Grand Jury Probing Boston Director

The U.S. Atty.’s Office in Boston has reportedly begun presenting evidence to a federal grand jury in the probe of apparent kickbacks from a racketeer to Mass. Bay Trans. Auth. Retirement Fund executive director John J. Gallahue, Jr. MBTA’s Fund covers some two dozen different unions, including the Boston Carmen’s Union, of which Gallahue formerly served as president. Prosecutors are reportedly examining possible wire and mail fraud charges against Gallahue for allegedly helping Francis K. Fraine, an arsonist with links to fugitive and reputed mob boss James J. “Whitey” Bulger, get $7 million in loans from the pension fund between 1998 and 2000.

Fund board member, Janice Loux, who is also president of Hotel Employees & Restaurant Employees Int’l Union Local 26 and one of Gallahue’s strongest supporters on the board, reportedly appeared before the grand jury, and at least one other board member has reportedly testified. Others are expected to be subpoenaed soon.

Gallahue’s 18-year tenure of the $2 billion pension fund is already in jeopardy, with the board scheduled to deliberate this week about an outside law firm’s review of Gallahue’s dealings with Fraine. The FBI began investigating Gallahue last fall after the Boston Herald ran stories detailing Fraine’s background as mastermind of several arsons in the 1970s, a felon convicted on a racketeering charge in Ohio in 1979, and a longtime operative for Bulger’s organization: a highly unusual profile for the recipient of $7 million in loans from a public employees’ pension fund. Those loans took place at a time when Gallahue was conducting personal financial dealings with Fraine which were not disclosed to the board.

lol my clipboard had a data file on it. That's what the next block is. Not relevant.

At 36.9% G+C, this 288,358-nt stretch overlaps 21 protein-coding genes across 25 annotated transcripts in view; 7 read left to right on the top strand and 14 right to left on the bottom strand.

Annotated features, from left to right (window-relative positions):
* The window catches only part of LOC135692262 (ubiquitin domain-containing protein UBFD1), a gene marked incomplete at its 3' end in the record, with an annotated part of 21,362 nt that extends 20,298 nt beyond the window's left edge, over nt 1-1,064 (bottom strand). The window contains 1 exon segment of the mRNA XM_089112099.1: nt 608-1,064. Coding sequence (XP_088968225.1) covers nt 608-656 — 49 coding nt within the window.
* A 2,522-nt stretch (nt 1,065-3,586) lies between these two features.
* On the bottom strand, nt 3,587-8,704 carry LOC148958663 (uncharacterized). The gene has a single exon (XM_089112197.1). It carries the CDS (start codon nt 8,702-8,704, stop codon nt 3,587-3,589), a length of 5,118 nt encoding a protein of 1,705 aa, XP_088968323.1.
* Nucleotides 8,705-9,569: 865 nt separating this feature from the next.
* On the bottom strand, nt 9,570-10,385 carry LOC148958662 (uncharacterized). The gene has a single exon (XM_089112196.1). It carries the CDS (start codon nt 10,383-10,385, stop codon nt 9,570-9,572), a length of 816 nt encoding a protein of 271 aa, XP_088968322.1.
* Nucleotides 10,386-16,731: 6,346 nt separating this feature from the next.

For example, the Herald reported that within days of Gallahue’s Oct. 1998 purchase of a house on Lyman Road in Milton, Fraine began working on it. Records reviewed by the Herald indicate Fraine used money from MBTA Retirement Fund loans to pay for at least $ 8,000 in costs of renovating and expanding Gallahue’s home. The architect who last year designed the second-floor addition, for example, sent the bill to Adam Corp., a firm controlled by Fraine. Prior to that, in 1998, Fraine returned a disputed $100,000 downpayment to Gallahue’s then-girlfriend, Anne F. Holloran, three weeks after Gallahue arranged the first loan from the MBTA Retirement Fund for $ 1.9 million.

The Herald also reported that internal MBTA Retirement Fund records indicate Gallahue misled and in some cases lied to his board in order to steer the loans to Fraine. Within days of the first Herald stories, the board voted to hire the law firm Foley, Hoag to review all aspects of the Fraine loans and Gallahue’s conduct. The man who led Foley, Hoag’s review, Nicholas Theodorou, a former federal prosecutor, reported his findings to the board Aug. 1 at a meeting that lasted about eight hours. Gallahue’s attorney, Richard Gargiulo, made his own presentation to the board the following day. MBTA Retirement Fund meetings are closed to the public. But according to sources, Theodorou reported that he corroborated much of what the Herald reported last fall about Gallahue.

However, Theodorou’s findings reportedly exonerated board chairman Edward F. Sheckleton of any wrongdoing. The Herald reported last fall that Fraine had also been involved in and paid for thousands of dollars in construction work at two homes owned by Sheckleton. In a recent Herald interview, Robert Jubinville, Sheckleton’s attorney, said the board chairman believes he was billed for all the work done at his two homes and has produced checks to show he paid those contractors.

For example, Sheckleton paid $3,500 for the central air conditioning work done at his Plymouth home, a figure he believes covers the entire job, Jubinville said. Jubinville said other contractors identified in Herald stories as being paid by Fraine for work on Sheckleton’s houses have either denied it or refused to respond to his inquiries. [Boston Herald 8/13/01]